Vitamins for thyroid problems? Myth or reality

Patients often ask about natural products for thyroid support. As  physicians specializing in endocrinology & metabolism, and internal medicine this is an interesting question. The subject of vitamins for thyroid conditions raises the subject of many commonly believed myths about having a low thyroid and treating your thyroid with supplements.

First, let’s talk a little bit about the thyroid and about the symptoms of a thyroid problem.  The thyroid is a gland that sits in your neck regulates your body’s metabolism.  It uses iodine (that is absorbed in the GI tract and transported through the blood stream) to produce thyroid hormones. The thyroid gland products mostly a hormone called T3 which cells in many different parts of your body convert to T4. T4 then serves to help your heart, muscles and brain function optimally. In a way the thyroid is the fuel that propels your body to metabolize other forms of energy.

So what happens when one has a thyroid condition? More often then not the thyroid is underactive and doesn’t produce the same amount of thyroid hormone it once did. An underactive thyroid often comes about with age and has an association with other autoimmune conditions (things like Celiac, diabetes, Crohns Disease, rheumatoid arthritis and psoriasis) because sometimes the body produce antibodies against the thyroid in a type of autoimmune response. This is known as Hashimoto’s Disease.

When the thyroid doesn’t produce enough hormone this creates the typical symptoms from a low thyroid: Fatigue, lack of energy, weight gain, thinning hair, constipation and more. While a low thyroid often causes these symptoms, do know that there are other conditions that can cause similar symptoms. Certain vitamin deficiencies can cause many of these symptoms, especially fatigue, lack of energy, and thinning hair.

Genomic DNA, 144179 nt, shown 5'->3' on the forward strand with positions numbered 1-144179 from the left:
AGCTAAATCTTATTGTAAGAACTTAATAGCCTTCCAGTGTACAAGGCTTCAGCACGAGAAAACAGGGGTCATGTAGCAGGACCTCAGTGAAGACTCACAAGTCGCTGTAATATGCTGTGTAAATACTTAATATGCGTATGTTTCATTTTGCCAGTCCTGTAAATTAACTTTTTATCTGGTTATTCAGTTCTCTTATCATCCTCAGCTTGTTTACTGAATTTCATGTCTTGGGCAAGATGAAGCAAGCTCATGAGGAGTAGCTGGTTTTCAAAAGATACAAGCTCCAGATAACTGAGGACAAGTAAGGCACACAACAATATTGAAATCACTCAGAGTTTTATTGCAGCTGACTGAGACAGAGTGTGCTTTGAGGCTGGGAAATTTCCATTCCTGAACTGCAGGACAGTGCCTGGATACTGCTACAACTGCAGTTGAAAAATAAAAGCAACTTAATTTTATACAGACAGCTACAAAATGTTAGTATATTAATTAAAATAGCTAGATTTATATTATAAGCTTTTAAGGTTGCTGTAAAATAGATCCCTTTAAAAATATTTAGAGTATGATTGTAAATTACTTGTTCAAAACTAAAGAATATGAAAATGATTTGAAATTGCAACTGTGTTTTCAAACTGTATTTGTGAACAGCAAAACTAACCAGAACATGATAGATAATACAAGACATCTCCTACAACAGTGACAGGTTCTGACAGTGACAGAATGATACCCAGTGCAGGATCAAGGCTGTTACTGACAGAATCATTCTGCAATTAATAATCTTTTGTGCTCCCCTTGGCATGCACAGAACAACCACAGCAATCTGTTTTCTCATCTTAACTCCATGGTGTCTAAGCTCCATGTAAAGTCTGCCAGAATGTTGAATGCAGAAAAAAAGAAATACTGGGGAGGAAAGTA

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So what can be done to treat a low thyroid? The traditional medical approach is to replace the thyroid hormone you are lacking with synthetic thyroid hormone. And guess what? This actually works pretty well. Prescription medication that is identical to the hormone your own thyroid produces is a great way to treat a low thyroid (the actual diagnosis and lab testing of a low thyroid are beyond the scope of this discussion).

Are there vitamins for a low thyroid? The answer is not a simple yes or no. It is more of a yes, but… There are supplements that can help support your thyroid gland. Namely these include iodine- this important element and electrolyte is useful in safe doses to help your thyroid perform it’s natural tasks. The thyroid uses iodine to make its hormones so if you are deficient in iodine the gland can’t do it’s job and you become hypothyroid. We primarily get Iodine from Iodinated food products such as Iodized salt or processed foods. However, these days many of us are attempting to avoid table salt and use other salts such as Kosher or Sea salts which are not iodinated. Likewise we avoid processed foods when possible. Thus taking a healthy dose of iodine via a supplement is advisable, especially when pregnant. However, more is not necessarily better. Taking too much is not healthy and can back fire. Take our personalized vitamin quiz to get the right dose of vitamins for your needs.